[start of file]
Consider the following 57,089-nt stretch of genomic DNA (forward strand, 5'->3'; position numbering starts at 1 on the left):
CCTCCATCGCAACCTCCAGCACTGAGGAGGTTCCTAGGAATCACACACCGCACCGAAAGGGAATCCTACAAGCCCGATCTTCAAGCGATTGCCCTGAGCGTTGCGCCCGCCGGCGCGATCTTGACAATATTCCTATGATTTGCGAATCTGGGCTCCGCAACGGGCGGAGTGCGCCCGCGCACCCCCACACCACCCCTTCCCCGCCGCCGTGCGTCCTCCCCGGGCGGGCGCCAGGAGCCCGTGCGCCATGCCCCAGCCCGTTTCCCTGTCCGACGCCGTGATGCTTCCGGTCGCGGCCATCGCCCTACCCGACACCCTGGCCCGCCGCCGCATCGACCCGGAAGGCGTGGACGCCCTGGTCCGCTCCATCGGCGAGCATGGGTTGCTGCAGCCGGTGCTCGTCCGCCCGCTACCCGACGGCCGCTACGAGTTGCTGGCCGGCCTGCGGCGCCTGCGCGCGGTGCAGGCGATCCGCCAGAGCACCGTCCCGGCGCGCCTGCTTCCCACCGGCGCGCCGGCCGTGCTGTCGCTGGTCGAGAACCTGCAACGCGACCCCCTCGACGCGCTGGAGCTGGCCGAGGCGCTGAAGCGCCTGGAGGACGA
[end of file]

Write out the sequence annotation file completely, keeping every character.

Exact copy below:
Consider the following 57,089-nt stretch of genomic DNA (forward strand, 5'->3'; position numbering starts at 1 on the left):
CCTCCATCGCAACCTCCAGCACTGAGGAGGTTCCTAGGAATCACACACCGCACCGAAAGGGAATCCTACAAGCCCGATCTTCAAGCGATTGCCCTGAGCGTTGCGCCCGCCGGCGCGATCTTGACAATATTCCTATGATTTGCGAATCTGGGCTCCGCAACGGGCGGAGTGCGCCCGCGCACCCCCACACCACCCCTTCCCCGCCGCCGTGCGTCCTCCCCGGGCGGGCGCCAGGAGCCCGTGCGCCATGCCCCAGCCCGTTTCCCTGTCCGACGCCGTGATGCTTCCGGTCGCGGCCATCGCCCTACCCGACACCCTGGCCCGCCGCCGCATCGACCCGGAAGGCGTGGACGCCCTGGTCCGCTCCATCGGCGAGCATGGGTTGCTGCAGCCGGTGCTCGTCCGCCCGCTACCCGACGGCCGCTACGAGTTGCTGGCCGGCCTGCGGCGCCTGCGCGCGGTGCAGGCGATCCGCCAGAGCACCGTCCCGGCGCGCCTGCTTCCCACCGGCGCGCCGGCCGTGCTGTCGCTGGTCGAGAACCTGCAACGCGACCCCCTCGACGCGCTGGAGCTGGCCGAGGCGCTGAAGCGCCTGGAGGACGA